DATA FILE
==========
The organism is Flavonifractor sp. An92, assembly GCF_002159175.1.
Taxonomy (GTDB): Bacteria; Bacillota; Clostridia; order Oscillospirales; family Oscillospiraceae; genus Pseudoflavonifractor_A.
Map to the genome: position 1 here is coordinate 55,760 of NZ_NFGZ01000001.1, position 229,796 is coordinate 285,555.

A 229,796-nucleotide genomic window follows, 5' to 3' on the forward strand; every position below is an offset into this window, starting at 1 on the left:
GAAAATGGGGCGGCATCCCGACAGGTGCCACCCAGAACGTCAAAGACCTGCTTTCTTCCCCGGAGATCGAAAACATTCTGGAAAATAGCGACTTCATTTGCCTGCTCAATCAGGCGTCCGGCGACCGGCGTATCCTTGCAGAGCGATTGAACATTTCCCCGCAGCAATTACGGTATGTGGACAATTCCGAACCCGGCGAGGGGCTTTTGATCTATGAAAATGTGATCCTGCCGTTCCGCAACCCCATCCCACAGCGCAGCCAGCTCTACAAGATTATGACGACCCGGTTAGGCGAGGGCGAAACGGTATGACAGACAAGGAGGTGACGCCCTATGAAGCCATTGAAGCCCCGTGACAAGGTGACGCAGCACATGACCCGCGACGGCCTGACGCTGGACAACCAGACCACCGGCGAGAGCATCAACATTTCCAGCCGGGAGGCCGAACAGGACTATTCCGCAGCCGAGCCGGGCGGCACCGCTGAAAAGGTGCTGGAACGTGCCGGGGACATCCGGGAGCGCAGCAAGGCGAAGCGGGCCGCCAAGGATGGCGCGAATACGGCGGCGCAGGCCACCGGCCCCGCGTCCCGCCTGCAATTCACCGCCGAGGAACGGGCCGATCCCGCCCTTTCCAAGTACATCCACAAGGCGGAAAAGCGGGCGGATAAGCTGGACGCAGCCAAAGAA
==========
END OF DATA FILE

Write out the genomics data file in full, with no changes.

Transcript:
The organism is Flavonifractor sp. An92, assembly GCF_002159175.1.
Taxonomy (GTDB): Bacteria; Bacillota; Clostridia; order Oscillospirales; family Oscillospiraceae; genus Pseudoflavonifractor_A.
Map to the genome: position 1 here is coordinate 55,760 of NZ_NFGZ01000001.1, position 229,796 is coordinate 285,555.

A 229,796-nucleotide genomic window follows, 5' to 3' on the forward strand; every position below is an offset into this window, starting at 1 on the left:
GAAAATGGGGCGGCATCCCGACAGGTGCCACCCAGAACGTCAAAGACCTGCTTTCTTCCCCGGAGATCGAAAACATTCTGGAAAATAGCGACTTCATTTGCCTGCTCAATCAGGCGTCCGGCGACCGGCGTATCCTTGCAGAGCGATTGAACATTTCCCCGCAGCAATTACGGTATGTGGACAATTCCGAACCCGGCGAGGGGCTTTTGATCTATGAAAATGTGATCCTGCCGTTCCGCAACCCCATCCCACAGCGCAGCCAGCTCTACAAGATTATGACGACCCGGTTAGGCGAGGGCGAAACGGTATGACAGACAAGGAGGTGACGCCCTATGAAGCCATTGAAGCCCCGTGACAAGGTGACGCAGCACATGACCCGCGACGGCCTGACGCTGGACAACCAGACCACCGGCGAGAGCATCAACATTTCCAGCCGGGAGGCCGAACAGGACTATTCCGCAGCCGAGCCGGGCGGCACCGCTGAAAAGGTGCTGGAACGTGCCGGGGACATCCGGGAGCGCAGCAAGGCGAAGCGGGCCGCCAAGGATGGCGCGAATACGGCGGCGCAGGCCACCGGCCCCGCGTCCCGCCTGCAATTCACCGCCGAGGAACGGGCCGATCCCGCCCTTTCCAAGTACATCCACAAGGCGGAAAAGCGGGCGGATAAGCTGGACGCAGCCAAAGAA